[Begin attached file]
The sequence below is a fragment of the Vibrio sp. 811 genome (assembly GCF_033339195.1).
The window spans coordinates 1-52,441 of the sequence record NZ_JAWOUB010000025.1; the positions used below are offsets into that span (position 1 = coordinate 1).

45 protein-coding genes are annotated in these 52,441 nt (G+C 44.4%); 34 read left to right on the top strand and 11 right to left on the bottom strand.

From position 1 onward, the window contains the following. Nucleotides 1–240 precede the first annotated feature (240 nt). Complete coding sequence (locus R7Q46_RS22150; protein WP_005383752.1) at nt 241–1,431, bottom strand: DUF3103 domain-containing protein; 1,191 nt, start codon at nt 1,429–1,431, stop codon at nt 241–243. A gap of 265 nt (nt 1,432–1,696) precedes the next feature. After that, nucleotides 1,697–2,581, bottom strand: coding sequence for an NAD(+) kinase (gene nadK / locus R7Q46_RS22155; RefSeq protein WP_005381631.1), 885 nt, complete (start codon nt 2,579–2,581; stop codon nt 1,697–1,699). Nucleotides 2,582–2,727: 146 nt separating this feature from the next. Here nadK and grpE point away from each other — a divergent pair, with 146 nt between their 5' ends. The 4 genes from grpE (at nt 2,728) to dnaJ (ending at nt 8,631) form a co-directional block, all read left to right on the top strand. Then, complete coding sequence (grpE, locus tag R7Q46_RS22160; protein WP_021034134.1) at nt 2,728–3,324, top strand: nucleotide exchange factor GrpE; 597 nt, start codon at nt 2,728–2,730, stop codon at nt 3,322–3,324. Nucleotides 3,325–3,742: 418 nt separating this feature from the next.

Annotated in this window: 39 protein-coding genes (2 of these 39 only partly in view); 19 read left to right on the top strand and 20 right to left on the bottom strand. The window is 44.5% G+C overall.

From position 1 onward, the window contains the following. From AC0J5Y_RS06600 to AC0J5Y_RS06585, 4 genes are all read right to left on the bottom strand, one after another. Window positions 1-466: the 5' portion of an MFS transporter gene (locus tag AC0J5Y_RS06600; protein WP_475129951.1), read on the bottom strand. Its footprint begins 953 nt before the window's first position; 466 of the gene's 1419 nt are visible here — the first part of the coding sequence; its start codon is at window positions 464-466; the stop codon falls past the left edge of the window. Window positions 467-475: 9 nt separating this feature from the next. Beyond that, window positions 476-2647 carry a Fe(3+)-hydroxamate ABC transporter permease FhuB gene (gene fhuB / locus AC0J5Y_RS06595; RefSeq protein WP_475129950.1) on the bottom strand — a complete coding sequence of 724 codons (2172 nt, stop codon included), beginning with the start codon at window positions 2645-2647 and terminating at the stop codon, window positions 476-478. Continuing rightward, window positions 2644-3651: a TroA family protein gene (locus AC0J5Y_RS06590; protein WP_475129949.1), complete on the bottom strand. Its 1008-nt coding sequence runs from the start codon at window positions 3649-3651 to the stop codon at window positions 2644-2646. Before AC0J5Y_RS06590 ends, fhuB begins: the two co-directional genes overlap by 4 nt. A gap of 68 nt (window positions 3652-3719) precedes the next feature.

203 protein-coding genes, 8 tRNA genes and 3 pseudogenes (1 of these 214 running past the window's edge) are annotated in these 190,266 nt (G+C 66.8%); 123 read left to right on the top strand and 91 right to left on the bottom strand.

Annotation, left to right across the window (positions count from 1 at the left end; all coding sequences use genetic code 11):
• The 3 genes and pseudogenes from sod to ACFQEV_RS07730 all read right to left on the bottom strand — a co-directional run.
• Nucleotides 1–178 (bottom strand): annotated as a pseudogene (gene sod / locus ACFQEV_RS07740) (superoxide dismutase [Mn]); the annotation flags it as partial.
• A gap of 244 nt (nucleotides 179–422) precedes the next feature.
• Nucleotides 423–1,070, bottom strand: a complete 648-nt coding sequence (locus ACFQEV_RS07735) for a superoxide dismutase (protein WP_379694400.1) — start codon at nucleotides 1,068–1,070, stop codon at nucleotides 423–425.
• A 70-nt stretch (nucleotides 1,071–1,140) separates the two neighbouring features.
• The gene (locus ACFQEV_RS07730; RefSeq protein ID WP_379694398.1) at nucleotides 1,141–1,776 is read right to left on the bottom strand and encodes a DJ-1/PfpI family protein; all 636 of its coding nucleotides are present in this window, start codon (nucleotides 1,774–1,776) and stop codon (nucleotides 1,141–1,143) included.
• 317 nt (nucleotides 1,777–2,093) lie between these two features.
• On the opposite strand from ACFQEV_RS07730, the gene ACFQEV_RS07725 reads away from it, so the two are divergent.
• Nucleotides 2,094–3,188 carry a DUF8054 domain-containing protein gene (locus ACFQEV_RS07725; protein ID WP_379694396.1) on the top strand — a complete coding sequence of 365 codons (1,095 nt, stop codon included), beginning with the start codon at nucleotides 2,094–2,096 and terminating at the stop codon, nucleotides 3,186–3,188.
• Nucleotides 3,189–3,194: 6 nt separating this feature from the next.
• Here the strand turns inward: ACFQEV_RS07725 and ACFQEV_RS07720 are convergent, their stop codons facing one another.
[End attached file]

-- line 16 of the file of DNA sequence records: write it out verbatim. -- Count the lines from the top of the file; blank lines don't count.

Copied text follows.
• On the opposite strand from ACFQEV_RS07730, the gene ACFQEV_RS07725 reads away from it, so the two are divergent.